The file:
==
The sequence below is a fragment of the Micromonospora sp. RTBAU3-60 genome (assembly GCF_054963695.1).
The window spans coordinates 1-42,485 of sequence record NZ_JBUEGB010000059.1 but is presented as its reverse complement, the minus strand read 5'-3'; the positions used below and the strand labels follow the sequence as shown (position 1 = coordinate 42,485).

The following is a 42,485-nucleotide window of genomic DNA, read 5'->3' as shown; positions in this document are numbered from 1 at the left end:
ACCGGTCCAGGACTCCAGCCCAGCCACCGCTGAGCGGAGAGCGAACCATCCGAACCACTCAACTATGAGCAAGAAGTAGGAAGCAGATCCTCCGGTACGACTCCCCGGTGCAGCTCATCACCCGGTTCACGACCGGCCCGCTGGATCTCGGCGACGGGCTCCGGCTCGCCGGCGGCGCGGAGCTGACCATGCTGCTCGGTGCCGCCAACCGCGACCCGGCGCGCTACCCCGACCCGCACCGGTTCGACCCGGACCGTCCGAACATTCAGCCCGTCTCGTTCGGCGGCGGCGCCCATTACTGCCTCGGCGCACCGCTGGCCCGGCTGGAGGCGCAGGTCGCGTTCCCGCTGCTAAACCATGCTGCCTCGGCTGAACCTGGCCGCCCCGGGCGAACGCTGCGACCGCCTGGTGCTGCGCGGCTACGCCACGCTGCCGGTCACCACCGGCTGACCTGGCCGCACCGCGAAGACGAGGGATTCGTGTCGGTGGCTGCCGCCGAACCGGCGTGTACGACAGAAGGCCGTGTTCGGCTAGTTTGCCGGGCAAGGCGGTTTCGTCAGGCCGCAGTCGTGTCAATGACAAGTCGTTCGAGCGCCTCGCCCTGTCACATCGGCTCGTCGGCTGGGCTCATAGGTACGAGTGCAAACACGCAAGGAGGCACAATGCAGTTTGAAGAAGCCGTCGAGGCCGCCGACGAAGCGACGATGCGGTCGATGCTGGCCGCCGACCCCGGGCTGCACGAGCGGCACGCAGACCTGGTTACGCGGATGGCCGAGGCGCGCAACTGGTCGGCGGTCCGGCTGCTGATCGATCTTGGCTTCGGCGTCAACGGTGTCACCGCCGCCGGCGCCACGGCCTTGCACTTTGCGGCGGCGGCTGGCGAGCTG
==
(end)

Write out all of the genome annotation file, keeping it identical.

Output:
The sequence below is a fragment of the Micromonospora sp. RTBAU3-60 genome (assembly GCF_054963695.1).
The window spans coordinates 1-42,485 of sequence record NZ_JBUEGB010000059.1 but is presented as its reverse complement, the minus strand read 5'-3'; the positions used below and the strand labels follow the sequence as shown (position 1 = coordinate 42,485).

The following is a 42,485-nucleotide window of genomic DNA, read 5'->3' as shown; positions in this document are numbered from 1 at the left end:
ACCGGTCCAGGACTCCAGCCCAGCCACCGCTGAGCGGAGAGCGAACCATCCGAACCACTCAACTATGAGCAAGAAGTAGGAAGCAGATCCTCCGGTACGACTCCCCGGTGCAGCTCATCACCCGGTTCACGACCGGCCCGCTGGATCTCGGCGACGGGCTCCGGCTCGCCGGCGGCGCGGAGCTGACCATGCTGCTCGGTGCCGCCAACCGCGACCCGGCGCGCTACCCCGACCCGCACCGGTTCGACCCGGACCGTCCGAACATTCAGCCCGTCTCGTTCGGCGGCGGCGCCCATTACTGCCTCGGCGCACCGCTGGCCCGGCTGGAGGCGCAGGTCGCGTTCCCGCTGCTAAACCATGCTGCCTCGGCTGAACCTGGCCGCCCCGGGCGAACGCTGCGACCGCCTGGTGCTGCGCGGCTACGCCACGCTGCCGGTCACCACCGGCTGACCTGGCCGCACCGCGAAGACGAGGGATTCGTGTCGGTGGCTGCCGCCGAACCGGCGTGTACGACAGAAGGCCGTGTTCGGCTAGTTTGCCGGGCAAGGCGGTTTCGTCAGGCCGCAGTCGTGTCAATGACAAGTCGTTCGAGCGCCTCGCCCTGTCACATCGGCTCGTCGGCTGGGCTCATAGGTACGAGTGCAAACACGCAAGGAGGCACAATGCAGTTTGAAGAAGCCGTCGAGGCCGCCGACGAAGCGACGATGCGGTCGATGCTGGCCGCCGACCCCGGGCTGCACGAGCGGCACGCAGACCTGGTTACGCGGATGGCCGAGGCGCGCAACTGGTCGGCGGTCCGGCTGCTGATCGATCTTGGCTTCGGCGTCAACGGTGTCACCGCCGCCGGCGCCACGGCCTTGCACTTTGCGGCGGCGGCTGGCGAGCTG